"However, the changes greatly affect their work and life," Lin said.
BEIJING, Jan. 21 (Xinhua) -- The Taiwan aviation authority's blocking of extra cross-Strait flights for the upcoming Spring Festival has revealed the true nature of the administration.
The decision is expected to make it difficult for around 80,000 people to return home during the holiday period although additional cross-Strait flights for the festival have been a regular practice since 808 when direct flights between the two sides began.
The north to south operation of the M803 flight route started in March 2015 and has run smoothly. Most airlines from Hong Kong, Macao, and Southeast Asia fly via this route.
Wang Kunyi, a scholar of cross-Strait relations, said the move is very short-sighted. "It not only damages the interests of Taiwanese people, but also severely undermines cross-Strait relations."
"During the peak travel season across the Taiwan Strait, it is very difficult to find a ticket on a flight at a similar time," he said.
The south to north operation of the M803 air route was aimed to ease traffic congestion amid growing flights over the Yangtze River Delta and the Pearl River Delta, Ma said.
"It involves no Taiwan flight route or destination and will not affect Taiwan flight safety," Ma Xiaoguang, spokesperson for the office, said Wednesday at a press conference.
The south to north operation of the M803 flight route is located close to the mainland in the Taiwan Strait and in the Shanghai Flight Information Region, according to the Taiwan Affairs Office of the State Council.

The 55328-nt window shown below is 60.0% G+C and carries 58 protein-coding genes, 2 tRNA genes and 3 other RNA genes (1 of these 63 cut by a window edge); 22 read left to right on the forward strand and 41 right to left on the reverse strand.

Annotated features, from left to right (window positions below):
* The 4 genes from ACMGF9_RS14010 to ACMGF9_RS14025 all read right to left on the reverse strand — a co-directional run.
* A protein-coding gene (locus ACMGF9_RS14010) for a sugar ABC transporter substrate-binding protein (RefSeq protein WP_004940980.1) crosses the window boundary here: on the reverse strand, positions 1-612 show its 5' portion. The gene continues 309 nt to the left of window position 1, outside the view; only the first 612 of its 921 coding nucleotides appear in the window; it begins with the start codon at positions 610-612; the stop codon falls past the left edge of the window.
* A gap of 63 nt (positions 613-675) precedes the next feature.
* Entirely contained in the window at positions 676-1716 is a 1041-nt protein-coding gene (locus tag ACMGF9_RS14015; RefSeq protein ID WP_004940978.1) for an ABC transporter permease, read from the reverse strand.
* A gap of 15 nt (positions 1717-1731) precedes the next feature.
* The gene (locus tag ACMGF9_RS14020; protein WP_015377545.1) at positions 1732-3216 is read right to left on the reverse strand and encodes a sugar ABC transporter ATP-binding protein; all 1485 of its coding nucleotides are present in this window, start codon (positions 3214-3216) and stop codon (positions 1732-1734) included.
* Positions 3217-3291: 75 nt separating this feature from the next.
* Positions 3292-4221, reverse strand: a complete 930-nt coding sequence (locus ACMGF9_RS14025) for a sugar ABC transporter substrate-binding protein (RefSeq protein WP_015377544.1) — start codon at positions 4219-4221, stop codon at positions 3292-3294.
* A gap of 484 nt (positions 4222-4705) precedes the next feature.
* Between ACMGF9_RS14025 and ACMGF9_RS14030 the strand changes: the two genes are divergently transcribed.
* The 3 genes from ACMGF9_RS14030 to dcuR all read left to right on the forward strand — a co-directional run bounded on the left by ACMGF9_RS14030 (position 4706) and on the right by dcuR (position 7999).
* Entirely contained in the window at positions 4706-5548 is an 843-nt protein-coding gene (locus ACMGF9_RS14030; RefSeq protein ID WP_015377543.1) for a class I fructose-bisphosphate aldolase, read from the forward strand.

The Taiwan aviation authority cited concerns over the south to north operation of the M803 air route, which began operation on Jan. 4 this year, as its reason for the the decision, but the Chinese mainland has said there are no safety concerns involved.
Just one month ahead of Spring Festival, the most important family gathering festival in China, the island's aviation authority has decided not to approve 176 additional cross-Strait flights operated by China Eastern Airlines and Xiamen Airlines.
Media in Taiwan said the administration has sacrificed the interests of Taiwanese on the mainland because it believes they may not necessarily return to vote in Taiwan during elections and that even if they do, they most likely will not vote for the Democratic Progressive Party, which currently administers Taiwan.
A Taiwan businessman surnamed Lin, who runs a hotel in Shanghai, said many of his Taiwanese friends on the mainland have changed their travel plans and decided to return home earlier than originally planned.
A Taiwanese man surnamed Chan, who has worked in Shanghai for several years, said he had already booked a ticket on one of the additional China Eastern Airlines flights for the Spring Festival and now can only hope to find an alternative.